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Signs of Early Creative Giftedness

By Inderbir Kaur Sandhu, Ph.D


Q: I have a 5 year old little girl that I believe may be gifted. From an early age she has shown signs of being very advanced. When she was 3 she drew a rocket that was three dimensional, she was able to count to 100 and do simple addition at the age of 4. She is now 5 and in kindergarten and her teacher has informed us that she is writing her own sentences and is teaching her classmates how to write sentences. She is extremely creative - for example, she will create her own dot to dot drawings, she writes her own books and plays, and spends most of her spare time drawing or creating something.

She is unbelievable with a pair of scissors and makes the most incredible snowflakes. Her first report card shows that on the following reading scale a b 1 2 3 she is a 4 . In addition she has no needs improvements and in fact has mastered almost every category in the first semester of kindergarten.

She is definitely a leader - and is very quick to point out her peers mistakes. She is extremely sensitive and is a perfectionist. (i.e. she cries if she colors outside of the lines). Because she is an only child - we have never had anything to compare her to. I have not mentioned the word "gifted" to her teacher as I'm afraid that she'll think that I'm one of those typical parents who thinks that their child is brilliant. I'm waiting for her to say the word.

I guess I'm just looking for an expert opinion on some of the things that I've observed so far. These are only a few of the things that we've noticed. Any light you can shed on what I've told you would be greatly appreciated. Thanks!

A: From your description, your daughter has definitely demonstrated early signs of above average abilities. It is not common for a 3 year old to make drawing that are three dimensional; this is the ability to make unusual visualization which points out that the individual sees things in new ways. She appears to have a lot of creative talent which should be nurtured at her age so that it does not fade out with time.

If she appears to be very interested in creative arts (as I noticed from your description of her activities), you may want to get her to join any creative arts program if there is one in your area. This will help enhance her skills further with some formal training and a different environment. For her to develop her full potential, she needs to be valued and encouraged both at home and at school. You may need to speak with her teachers about this. If you are concerned about labeling her (which is not surprising as some teachers tend to mark such parents as "over-enthusiastic" or "pushy", etc.), you may address your concerns to the teacher mentioning that you have noticed some above average development. The teachers may be able to describe to you further based on their observations at school.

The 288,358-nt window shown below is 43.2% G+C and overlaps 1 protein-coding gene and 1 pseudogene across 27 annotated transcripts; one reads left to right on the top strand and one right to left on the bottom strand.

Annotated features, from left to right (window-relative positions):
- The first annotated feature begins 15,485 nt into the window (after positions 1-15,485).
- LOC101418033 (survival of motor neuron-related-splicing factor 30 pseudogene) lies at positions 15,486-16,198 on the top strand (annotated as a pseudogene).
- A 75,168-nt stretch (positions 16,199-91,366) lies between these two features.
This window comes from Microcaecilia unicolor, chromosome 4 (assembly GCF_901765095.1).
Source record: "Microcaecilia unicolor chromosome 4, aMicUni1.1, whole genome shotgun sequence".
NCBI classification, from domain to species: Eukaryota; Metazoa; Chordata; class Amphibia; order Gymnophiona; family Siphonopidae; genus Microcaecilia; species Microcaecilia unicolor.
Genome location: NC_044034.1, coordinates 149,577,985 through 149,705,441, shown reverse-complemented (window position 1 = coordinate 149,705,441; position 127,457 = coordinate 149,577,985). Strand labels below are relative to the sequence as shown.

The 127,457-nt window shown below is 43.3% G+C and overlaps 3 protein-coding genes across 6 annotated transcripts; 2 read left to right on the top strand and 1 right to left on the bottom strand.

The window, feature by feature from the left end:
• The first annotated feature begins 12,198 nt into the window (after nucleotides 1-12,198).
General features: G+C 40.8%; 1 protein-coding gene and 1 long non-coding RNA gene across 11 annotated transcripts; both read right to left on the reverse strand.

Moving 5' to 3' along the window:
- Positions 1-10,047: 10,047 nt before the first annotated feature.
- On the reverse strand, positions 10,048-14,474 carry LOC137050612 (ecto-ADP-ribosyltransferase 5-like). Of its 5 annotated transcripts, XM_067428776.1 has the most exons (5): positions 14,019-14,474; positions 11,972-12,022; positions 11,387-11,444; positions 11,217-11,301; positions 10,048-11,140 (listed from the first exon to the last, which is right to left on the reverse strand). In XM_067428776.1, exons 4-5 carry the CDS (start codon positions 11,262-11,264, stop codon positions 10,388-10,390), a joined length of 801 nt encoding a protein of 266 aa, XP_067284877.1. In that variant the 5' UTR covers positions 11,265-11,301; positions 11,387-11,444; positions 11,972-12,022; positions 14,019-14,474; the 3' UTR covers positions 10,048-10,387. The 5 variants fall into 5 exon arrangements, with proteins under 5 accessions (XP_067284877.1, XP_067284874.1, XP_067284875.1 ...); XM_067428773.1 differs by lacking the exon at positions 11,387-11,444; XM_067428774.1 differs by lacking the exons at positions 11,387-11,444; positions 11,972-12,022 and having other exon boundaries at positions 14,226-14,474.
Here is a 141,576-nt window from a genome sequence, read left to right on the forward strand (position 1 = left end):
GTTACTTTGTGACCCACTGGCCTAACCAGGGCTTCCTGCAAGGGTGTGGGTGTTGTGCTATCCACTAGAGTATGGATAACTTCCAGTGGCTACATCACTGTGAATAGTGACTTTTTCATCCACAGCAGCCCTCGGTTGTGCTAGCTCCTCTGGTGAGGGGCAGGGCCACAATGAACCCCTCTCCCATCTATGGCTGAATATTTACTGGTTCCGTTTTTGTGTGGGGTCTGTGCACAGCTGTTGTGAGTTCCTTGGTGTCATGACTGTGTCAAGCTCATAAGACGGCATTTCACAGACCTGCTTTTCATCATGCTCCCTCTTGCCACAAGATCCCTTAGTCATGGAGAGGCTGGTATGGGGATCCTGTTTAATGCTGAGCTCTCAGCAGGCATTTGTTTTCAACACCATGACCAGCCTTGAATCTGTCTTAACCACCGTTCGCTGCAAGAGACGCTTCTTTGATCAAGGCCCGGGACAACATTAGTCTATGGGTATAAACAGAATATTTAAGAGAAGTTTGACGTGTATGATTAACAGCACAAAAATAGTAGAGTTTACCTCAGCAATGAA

If your child is indeed gifted, this comes as a "package deal" with other traits that can be annoying to both parents and teachers, for example, bossiness (which can also be viewed as leadership qualities), stubbornness (may be due to frustration as needs are not met; resistance to interruptions), perfectionism (continual worry that things can be done better), excessive questioning (which may annoy a lot of people). Then again, these are the very characteristics which make them successful as adults. Hence, instead of ignoring or punishing them for these traits, it is important to guide them into channeling these abilities into productive behaviors.

As a parent, you may need to create an environment in which it is all right to make mistakes and in which trial and error is recognized as an integral part of learning and creativity. You also must allow your daughter to explore her creative and inquisitive natures by exposing her to the creative arts, at the same time gently guiding her into appropriate educational classes, encouraging her toward challenging and stimulating reading material, helping her find age-mates to share intellectual, emotional, or artistic activities. All in all, providing a nurturing environment in which she can excel is essential. Having said all that, there is a thin line of difference between pushing and encouraging which will determine failure and success. Good luck!


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